Women affected by changes to the state pension age are “within touching distance” of forcing Government ministers to introduce transitional measures to help protect against poverty and hardship, it has been reported.
A petition calling on the Tory government to recognise “the need for a non-means tested bridging pension for women born on or after 6/4/1950 who are affected by the 1995 and 2011 Pension Acts” is close to securing 100,000 signatures – the minimum required to secure the possibility of a parliamentary debate.
The petition, created by Labour MP Grahame Morris, reads: “The 1995 Conservative Government’s Pension Act included plans to increase women’s SPA to 65, the same as men’s.
“Women Against State Pension Inequality (WASPI), agree with equalisation, but don’t agree with the unfair way the changes were implemented – with little/no personal notice (1995/2011 Pension Acts), faster than promised (2011 Pension Act), and no time to make alternative plans.
“Retirement plans have been shattered with devastating consequences.”
Campaigners also say the government should “compensate those at risk of losing up to around £45,000”, whilst also accusing the government of failing to provide those affected with adequate notification of the changes.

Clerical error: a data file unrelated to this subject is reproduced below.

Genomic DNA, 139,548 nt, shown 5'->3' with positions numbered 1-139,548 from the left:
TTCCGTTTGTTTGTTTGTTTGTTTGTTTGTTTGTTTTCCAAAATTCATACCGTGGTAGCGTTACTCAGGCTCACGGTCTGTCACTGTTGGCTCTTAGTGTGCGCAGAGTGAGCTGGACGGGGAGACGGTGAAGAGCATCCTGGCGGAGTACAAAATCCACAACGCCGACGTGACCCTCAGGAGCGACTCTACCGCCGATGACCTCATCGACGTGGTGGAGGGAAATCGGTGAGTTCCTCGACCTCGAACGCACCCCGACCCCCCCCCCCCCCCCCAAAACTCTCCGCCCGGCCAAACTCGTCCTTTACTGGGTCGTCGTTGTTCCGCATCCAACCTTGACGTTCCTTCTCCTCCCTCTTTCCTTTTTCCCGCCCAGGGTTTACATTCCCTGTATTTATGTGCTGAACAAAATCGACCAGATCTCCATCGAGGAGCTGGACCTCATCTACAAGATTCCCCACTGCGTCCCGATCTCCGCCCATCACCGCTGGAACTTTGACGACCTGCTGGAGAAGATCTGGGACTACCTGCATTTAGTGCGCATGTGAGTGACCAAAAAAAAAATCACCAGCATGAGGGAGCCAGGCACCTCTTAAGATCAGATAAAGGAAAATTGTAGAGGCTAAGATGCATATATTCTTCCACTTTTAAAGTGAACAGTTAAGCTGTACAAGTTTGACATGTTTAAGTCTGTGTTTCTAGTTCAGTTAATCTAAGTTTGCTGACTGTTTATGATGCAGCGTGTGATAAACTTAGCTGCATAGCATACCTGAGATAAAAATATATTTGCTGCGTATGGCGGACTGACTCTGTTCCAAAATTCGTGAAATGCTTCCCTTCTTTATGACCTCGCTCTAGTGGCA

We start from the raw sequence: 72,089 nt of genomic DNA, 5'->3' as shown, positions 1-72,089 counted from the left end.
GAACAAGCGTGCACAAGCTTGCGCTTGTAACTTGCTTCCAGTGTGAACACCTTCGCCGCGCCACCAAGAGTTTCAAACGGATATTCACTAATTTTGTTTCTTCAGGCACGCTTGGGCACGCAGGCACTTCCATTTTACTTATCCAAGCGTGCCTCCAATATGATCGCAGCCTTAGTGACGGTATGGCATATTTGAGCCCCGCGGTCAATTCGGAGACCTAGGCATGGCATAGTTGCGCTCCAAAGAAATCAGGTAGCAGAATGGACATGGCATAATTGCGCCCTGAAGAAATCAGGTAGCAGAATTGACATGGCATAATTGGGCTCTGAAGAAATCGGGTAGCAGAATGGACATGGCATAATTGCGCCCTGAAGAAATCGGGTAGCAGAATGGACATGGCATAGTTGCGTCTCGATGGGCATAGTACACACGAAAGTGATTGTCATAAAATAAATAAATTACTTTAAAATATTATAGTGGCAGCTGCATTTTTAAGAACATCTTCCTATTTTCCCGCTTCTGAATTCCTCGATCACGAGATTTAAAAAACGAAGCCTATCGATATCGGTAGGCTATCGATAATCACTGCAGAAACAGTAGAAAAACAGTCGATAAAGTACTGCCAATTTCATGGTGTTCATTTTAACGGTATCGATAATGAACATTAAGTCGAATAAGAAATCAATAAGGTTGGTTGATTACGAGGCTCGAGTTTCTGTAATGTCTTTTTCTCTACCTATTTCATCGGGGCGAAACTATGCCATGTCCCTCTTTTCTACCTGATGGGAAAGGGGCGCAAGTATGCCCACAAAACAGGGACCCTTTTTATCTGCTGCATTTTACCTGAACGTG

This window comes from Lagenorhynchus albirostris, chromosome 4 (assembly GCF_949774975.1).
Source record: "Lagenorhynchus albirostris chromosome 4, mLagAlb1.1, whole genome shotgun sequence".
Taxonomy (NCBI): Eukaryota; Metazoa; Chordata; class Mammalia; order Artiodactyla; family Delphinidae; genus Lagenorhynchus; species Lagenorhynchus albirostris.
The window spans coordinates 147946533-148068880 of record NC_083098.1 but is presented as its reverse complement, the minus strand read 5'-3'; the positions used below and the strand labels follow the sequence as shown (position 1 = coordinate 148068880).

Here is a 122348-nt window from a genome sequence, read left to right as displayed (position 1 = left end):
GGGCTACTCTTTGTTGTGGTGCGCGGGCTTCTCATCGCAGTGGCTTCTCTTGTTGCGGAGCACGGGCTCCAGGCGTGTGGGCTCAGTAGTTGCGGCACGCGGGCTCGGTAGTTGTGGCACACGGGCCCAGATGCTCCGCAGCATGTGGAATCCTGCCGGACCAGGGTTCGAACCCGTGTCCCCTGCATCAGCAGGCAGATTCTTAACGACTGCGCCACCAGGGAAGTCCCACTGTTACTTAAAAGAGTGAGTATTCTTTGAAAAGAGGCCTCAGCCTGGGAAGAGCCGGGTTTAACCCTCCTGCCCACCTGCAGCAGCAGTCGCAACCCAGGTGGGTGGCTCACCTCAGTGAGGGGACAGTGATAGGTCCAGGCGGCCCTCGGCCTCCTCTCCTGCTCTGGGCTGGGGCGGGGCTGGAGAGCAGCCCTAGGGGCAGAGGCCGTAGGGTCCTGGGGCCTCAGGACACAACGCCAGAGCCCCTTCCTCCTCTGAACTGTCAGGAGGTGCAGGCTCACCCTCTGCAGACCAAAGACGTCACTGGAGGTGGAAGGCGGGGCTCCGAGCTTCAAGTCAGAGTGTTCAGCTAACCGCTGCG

The Democratic Unionist Party (DUP), who are propping up the Tories in government following a woeful election campaign led by PM Theresa May, are reportedly in favour of transitional protections and are said to be applying pressure on the government to “end this injustice”.
There is also growing discontent among some Conservative MPs, who fear the move could deter older generations from voting for the party in the next general election.
SNP Westminster leader Ian Blackford said “discussions are ongoing” with the DUP to encourage the UK Government to look again at the changes, ahead of Phillip Hammond’s Budget Speech next month.
Mr Blackford, the Member of Parliament for Ross, Skye and Lochabe, said: “The Government has the support of the DUP over the budget, but doesn’t necessarily have the support of the DUP on this matter.
“We know there are a number of Tory MPs who have spoken out on this, too, so it is clear to me that the Government doesn’t have a majority.
“I think the pressure is going to grow to end this injustice.”
WASPI co-founder Anne Keen said: “WASPI is delighted with the cross-party support and the significant support from within the Conservative Party.
“The Chancellor has the ideal opportunity to address this injustice in the forthcoming Budget.”
Mr Morris said: “If the DUP stick to their word, and I think they will, then we will see real progress on this. It is within touching distance.”